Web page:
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NASA’s Hubble Space Telescope and the ground-based Gemini Observatory in Hawaii have teamed up with the Juno spacecraft to probe the mightiest storms in the solar system, taking place more than 500 million miles away on the giant planet Jupiter.

A team of researchers led by Michael Wong at the University of California in Berkeley, and including Amy Simon of NASA’s Goddard Space Flight Center, are combining multi-wavelength observations from Hubble and Gemini with close-up views from Juno to gain new insights into turbulent weather on this distant world. The results were published in April in The Astrophysical Journal Supplement Series.

“We want to know how Jupiter’s atmosphere works,” Wong said. The constant Jovian storms are gigantic compared to those on Earth, with thunderheads reaching 40 miles from base to top – five times taller than typical thunderheads on Earth – and powerful lightning flashes up to three times more energetic than Earth’s largest “superbolts.”

Like lightning on Earth, Jupiter’s lightning bolts act like radio transmitters, sending out radio waves as well as visible light when they flash across the sky.

Every 53 days, Juno races low over the storm systems, detecting radio signals known as “sferics” and “whistlers,” which can be used to map lightning even on the planet’s day side or from deep clouds where flashes are not otherwise visible. Meanwhile, Hubble and Gemini watch from afar, capturing high-resolution global views of the planet that are key to interpreting Juno’s close-up observations.

“Juno’s microwave radiometer probes deep into the planet’s atmosphere by detecting high-frequency radio waves that can penetrate through the thick cloud layers,” Simon said. “The data from Hubble and Gemini can tell us how thick the clouds are and how deep we are seeing into the clouds.”

By mapping lightning flashes detected by Juno onto optical images taken by Hubble and thermal infrared images captured at the same time by Gemini, researchers have shown that lightning outbreaks are associated with a three-way combination of structures: deep clouds made of water; large convective towers caused by upwelling of moist air; and clear regions presumably caused by downwelling of drier air outside convective towers.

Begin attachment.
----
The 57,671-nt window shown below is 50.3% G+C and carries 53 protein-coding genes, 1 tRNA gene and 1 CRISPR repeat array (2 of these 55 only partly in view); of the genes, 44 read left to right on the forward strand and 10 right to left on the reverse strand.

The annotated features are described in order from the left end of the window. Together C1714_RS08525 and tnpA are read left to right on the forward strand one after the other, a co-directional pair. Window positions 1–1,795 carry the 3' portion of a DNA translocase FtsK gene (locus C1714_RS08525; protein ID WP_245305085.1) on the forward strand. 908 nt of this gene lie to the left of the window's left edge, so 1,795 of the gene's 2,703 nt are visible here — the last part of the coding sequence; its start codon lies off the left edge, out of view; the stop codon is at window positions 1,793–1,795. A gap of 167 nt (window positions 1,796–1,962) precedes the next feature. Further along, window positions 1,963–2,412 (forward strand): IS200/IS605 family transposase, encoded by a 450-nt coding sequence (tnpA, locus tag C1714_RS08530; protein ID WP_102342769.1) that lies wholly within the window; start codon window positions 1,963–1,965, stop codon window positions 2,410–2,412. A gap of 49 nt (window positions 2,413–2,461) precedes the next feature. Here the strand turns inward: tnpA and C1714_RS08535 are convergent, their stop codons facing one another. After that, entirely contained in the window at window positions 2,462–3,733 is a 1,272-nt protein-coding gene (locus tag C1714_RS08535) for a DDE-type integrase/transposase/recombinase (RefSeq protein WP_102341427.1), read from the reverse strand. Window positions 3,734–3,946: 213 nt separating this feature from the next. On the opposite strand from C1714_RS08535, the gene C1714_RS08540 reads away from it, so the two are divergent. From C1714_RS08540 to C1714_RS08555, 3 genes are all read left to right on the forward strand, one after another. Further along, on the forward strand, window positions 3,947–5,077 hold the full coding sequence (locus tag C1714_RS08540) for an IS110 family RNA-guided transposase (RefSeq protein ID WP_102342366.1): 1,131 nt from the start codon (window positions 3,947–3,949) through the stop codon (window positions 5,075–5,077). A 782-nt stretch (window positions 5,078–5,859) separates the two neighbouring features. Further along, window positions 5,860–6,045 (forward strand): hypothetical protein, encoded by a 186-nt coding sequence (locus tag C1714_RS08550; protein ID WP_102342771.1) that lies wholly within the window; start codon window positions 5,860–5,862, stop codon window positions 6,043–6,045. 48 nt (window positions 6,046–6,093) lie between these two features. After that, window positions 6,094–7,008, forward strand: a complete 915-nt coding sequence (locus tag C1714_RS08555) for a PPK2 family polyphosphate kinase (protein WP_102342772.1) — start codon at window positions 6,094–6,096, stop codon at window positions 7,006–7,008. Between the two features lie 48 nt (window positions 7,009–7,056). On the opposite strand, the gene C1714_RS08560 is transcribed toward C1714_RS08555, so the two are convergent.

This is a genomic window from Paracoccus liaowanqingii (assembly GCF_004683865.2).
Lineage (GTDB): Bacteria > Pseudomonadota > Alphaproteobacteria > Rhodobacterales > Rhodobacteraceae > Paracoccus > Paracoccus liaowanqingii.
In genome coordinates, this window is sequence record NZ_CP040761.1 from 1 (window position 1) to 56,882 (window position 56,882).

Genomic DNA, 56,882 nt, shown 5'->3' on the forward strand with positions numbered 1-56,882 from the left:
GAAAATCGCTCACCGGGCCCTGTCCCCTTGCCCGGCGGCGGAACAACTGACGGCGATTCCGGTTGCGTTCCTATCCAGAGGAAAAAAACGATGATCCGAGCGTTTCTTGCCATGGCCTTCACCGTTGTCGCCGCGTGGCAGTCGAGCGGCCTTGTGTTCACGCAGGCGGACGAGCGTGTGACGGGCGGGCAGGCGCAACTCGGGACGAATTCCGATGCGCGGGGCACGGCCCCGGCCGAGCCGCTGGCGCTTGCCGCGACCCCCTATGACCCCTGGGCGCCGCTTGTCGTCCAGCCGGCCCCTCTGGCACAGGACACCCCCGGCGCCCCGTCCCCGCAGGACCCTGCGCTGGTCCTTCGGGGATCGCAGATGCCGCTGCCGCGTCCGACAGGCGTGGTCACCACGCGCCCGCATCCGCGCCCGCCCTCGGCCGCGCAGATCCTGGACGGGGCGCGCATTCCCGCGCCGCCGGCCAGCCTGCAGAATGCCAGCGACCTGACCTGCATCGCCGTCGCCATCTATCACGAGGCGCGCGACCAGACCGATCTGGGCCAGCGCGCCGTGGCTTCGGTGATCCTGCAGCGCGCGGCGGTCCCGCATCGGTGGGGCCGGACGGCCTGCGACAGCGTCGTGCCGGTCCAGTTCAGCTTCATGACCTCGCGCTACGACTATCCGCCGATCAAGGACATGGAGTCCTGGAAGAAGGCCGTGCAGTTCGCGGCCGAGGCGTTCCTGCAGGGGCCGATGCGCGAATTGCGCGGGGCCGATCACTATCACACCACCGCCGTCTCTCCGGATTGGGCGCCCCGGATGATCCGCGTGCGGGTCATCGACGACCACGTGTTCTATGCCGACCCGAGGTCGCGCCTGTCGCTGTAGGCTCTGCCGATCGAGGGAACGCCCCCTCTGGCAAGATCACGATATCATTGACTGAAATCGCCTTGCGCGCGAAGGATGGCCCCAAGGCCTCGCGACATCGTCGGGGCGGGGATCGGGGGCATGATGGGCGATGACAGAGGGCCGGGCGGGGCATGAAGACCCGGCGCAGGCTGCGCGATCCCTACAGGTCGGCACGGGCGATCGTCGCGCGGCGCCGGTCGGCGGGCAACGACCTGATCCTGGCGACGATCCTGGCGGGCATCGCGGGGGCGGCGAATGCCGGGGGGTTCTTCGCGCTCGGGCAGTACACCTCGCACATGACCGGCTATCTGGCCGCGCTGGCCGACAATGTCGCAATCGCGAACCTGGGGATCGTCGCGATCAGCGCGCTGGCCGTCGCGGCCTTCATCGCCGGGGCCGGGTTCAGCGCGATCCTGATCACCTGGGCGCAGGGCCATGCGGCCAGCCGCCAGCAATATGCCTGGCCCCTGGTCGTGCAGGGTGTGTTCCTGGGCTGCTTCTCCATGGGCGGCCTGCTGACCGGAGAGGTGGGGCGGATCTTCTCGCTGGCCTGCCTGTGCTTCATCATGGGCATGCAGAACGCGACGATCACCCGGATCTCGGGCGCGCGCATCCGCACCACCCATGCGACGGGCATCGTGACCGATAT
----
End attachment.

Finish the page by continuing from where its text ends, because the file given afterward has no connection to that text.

Wong thinks lightning is common in turbulent areas known as folded filamentary regions. “These cyclonic vortices could be internal energy smokestacks, helping release internal energy through convection,” he said.

The ability to correlate lightning with deep water clouds also gives researchers another tool for estimating the amount of water in Jupiter’s atmosphere, which is vital for learning how such gas and ice giants formed – and thus the solar system as a whole.

While much has been gleaned about Jupiter from previous space missions, many details – including how much water is in the deep atmosphere, exactly how heat flows from the interior and what causes certain cloud colors and patterns – remain a mystery. The new findings provide insight into the atmosphere’s dynamics and three-dimensional structure.

With Hubble and Gemini observing Jupiter more frequently during the Juno mission, scientists also can study short-term changes like those in the Great Red Spot. It was not clear from previous missions whether dark features in the spot, which appear, disappear and change shape over time, are caused by some unidentified material in the high cloud layer, or if they are gaps in the clouds themselves – windows into a darker layer below.

Now, with the ability to compare visible-light images from Hubble with thermal infrared images from Gemini captured within hours of each other, it is possible to answer the question. Regions that are dark in visible light are very bright in infrared, indicating they are, in fact, holes in the cloud layer, from which heat rising from Jupiter’s interior is free to escape into space – and therefore appears bright in Gemini images.

“It’s kind of like a jack-o-lantern,” Wong said. “You see bright infrared light coming from cloud-free areas, but where there are clouds, it’s really dark in the infrared.”

Hubble and Gemini monitor the planet as a whole, providing real-time base maps in multiple wavelengths for reference for Juno’s measurements in the same way that Earth-observing weather satellites provide context for the National Oceanic and Atmospheric Administration’s high-flying hurricane hunters. Regular imaging of Jupiter by Hubble and Gemini in support of Juno is proving valuable for studying other weather phenomena as well, including changes in wind patterns, characteristics of atmospheric waves and circulation of various gases in the atmosphere.

Because Hubble and Gemini observations have proved so valuable for interpreting Juno data, Wong and his colleagues are making all their processed data readily accessible to other researchers through the Mikulski Archives for Space Telescopes at the Space Telescope Science Institute in Baltimore.

Goddard manages Hubble, a joint project between NASA and the European Space Agency. Science operations are led by the Space Telescope Science Institute. Marshall Space Flight Center was responsible for Hubble’s overall design, development and construction. Juno is part of NASA’s New Frontiers Program, which is managed by Marshall for the agency’s Science Mission Directorate. NASA’s Jet Propulsion Laboratory manages the Juno mission for the Southwest Research Institute in San Antonio.

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